‘Heavyweight’ battles looming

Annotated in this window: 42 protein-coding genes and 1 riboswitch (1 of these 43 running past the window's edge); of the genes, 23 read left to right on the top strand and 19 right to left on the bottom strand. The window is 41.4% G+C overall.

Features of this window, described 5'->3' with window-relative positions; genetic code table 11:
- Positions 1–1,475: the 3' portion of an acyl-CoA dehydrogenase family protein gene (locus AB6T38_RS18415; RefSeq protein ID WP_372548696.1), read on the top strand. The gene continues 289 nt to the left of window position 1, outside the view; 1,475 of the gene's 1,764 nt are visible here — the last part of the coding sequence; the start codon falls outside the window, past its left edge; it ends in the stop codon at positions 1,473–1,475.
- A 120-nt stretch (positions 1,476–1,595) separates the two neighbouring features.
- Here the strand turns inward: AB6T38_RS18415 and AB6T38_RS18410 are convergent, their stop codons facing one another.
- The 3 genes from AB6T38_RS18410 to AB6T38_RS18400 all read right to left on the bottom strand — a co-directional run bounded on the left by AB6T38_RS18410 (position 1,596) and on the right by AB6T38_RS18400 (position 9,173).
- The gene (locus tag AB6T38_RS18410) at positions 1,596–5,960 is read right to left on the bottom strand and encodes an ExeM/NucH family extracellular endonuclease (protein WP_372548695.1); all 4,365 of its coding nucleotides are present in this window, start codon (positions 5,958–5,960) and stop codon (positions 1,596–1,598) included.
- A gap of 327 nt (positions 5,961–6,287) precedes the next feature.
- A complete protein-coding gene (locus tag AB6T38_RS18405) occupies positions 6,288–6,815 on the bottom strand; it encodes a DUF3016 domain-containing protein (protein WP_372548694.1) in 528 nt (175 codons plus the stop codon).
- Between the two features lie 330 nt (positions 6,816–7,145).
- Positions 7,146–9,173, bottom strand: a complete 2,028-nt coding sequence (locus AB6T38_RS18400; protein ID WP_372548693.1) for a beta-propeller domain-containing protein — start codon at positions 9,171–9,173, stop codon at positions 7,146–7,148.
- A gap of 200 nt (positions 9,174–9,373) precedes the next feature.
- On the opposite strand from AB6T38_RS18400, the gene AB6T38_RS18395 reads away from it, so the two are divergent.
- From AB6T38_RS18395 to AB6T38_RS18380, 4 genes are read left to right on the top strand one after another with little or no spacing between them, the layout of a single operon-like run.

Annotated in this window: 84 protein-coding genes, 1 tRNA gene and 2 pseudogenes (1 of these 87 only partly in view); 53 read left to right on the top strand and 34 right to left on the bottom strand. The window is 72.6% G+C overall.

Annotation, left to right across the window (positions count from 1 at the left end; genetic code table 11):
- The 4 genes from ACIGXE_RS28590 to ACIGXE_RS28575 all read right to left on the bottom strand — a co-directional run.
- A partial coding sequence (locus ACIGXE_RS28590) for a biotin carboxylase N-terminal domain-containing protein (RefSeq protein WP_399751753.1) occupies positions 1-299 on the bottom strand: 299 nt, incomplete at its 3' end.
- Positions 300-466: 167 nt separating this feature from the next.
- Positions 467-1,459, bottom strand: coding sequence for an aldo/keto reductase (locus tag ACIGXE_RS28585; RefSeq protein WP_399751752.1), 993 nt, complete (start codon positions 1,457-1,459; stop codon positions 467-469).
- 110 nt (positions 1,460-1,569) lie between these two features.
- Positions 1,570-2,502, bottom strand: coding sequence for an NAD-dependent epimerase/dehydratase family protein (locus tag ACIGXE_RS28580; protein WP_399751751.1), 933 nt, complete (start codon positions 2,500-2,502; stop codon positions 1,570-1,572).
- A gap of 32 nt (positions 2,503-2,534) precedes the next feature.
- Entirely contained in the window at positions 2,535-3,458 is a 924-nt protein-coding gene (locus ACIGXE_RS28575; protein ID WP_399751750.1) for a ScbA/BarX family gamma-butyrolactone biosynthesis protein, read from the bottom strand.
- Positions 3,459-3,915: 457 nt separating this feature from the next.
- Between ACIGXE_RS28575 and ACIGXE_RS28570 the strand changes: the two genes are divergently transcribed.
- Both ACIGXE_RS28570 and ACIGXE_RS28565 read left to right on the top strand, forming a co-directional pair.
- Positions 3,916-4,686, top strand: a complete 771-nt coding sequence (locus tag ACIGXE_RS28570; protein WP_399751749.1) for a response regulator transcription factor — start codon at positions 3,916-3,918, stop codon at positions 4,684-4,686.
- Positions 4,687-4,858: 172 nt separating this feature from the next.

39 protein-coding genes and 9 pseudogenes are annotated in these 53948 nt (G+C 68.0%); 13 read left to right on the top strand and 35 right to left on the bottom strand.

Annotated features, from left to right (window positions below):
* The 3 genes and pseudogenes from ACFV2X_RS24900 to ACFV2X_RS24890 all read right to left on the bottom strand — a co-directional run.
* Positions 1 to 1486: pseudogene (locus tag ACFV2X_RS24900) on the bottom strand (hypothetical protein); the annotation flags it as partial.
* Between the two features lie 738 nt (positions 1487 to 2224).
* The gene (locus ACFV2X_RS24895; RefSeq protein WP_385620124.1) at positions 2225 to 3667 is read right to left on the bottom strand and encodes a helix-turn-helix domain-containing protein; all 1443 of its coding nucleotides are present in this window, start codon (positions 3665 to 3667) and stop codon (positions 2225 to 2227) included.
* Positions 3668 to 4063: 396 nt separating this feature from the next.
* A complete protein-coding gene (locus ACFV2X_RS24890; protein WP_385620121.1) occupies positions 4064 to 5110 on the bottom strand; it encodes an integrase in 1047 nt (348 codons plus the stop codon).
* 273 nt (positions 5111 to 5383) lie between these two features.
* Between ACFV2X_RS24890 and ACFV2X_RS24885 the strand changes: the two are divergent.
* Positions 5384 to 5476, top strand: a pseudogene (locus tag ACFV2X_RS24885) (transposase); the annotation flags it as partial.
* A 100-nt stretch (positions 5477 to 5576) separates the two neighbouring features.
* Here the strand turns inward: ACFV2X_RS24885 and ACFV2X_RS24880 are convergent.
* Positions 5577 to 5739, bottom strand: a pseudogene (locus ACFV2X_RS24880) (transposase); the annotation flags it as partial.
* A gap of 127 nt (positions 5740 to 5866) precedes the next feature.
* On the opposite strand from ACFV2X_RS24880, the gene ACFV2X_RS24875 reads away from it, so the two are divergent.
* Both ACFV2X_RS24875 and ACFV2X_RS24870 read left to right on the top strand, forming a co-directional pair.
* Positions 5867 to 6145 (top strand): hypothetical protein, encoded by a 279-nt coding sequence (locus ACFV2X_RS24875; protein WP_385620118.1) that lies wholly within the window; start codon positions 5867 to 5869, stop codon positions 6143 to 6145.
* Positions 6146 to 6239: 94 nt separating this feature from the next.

All the chatter on Tuesday night at the Tim Hortons Canadian Curling Trials centred around “the heavyweights”. Those being the so-called top-four men’s seeds, heading into their own three-round final at Rexall Place starting Wednesday afternoon. Unbeaten Glenn Howard of Coldwater, Ontario is maybe one win away from assuring himself of a playoff berth and faces Edmonton’s Kevin Koe. And two Edmonton giants, Kevin Martin and Randy Ferbey, collide in a second game. All three hometown units are 3-and-1 with one game on Wednesday and two on Thursday. Winnipeg’s Jeff Stoughton, who suffered a horrible break in the eighth end of his nightcap Tuesday against Martin when both his stones appeared to grab debris and/or fudge, is 2-and-2 and facing the same three foes he topped at the Prince George Pre-Trials in the stretch. “You can say there are heavyweights but anybody who thinks you can prepare any different from any of these teams is stupid,” said Howard.  “Every team here should be here and every one is dangerous. Having said that, we feel we have three of the best teams on the planet left to play.” Howard defeated Pat Simmons (1-3) of Davidson, SK., 7-5 in Round Four while Martin doubled the score on Stoughton (8-4), breaking up a 4-4 tie with three on the eighth, courtesy Stoughton’s misfortune and another steal in the ninth.  Elsewhere, Koe throttled Wayne Middaugh (0-4) of Toronto 11-4 and Ferbey dumped Jason Gunnlaugson (0-4) of Beausejour, MB, 9-4. “Truth be known,” said Howard, “I’d have taken 3-and-1 at this stage if someone had asked me prior to the start of the tournament. But we’re playing really well now, the ice conditions are fantastic and 4-and-0 is a definite bonus.” Howard will close out the round robin in a much anticipated battle with Brier champion Martin on Thursday night. So, does the Ontario champ feels he’s owed one . . . or two, based on the results of two high-calibre collisions at last March’s Calgary Brier? “Those two games I still talk about,” he said. “They were two of the most enjoyable games I’ve ever played. They were so entertaining. There was great shotmaking. Each could have gone either way.” But they didn’t.  And it cost Howard at least a shot at his second Brier title as skip. “Is it our turn? I don’t know. I’d say we’re going to have to go prove that.” Stoughton felt he was in control of the eighth end in the battle with Martin even though the Edmonton skip owned the hammer. On both shots, Stoughton was attempting to bury draws. “It’s disappointing, sure, but easier to park than missing that shot (in the first round) to Howard,” said the Winnipeg skip. “Those shots tonight, I was taken right out of the equation by something I couldn’t control.  But two back-to-back? I was shocked. I just don’t know what’s going on. Halfway down it looked perfect. Two-thirds of the way down it was gone. It’s just disappointing that it came down to that. “It was a great game, Great shots made by both sides. It hurts now. Hopefully it won’t be so painful at the end of the week. It looks like we’re going to have to win the last three.”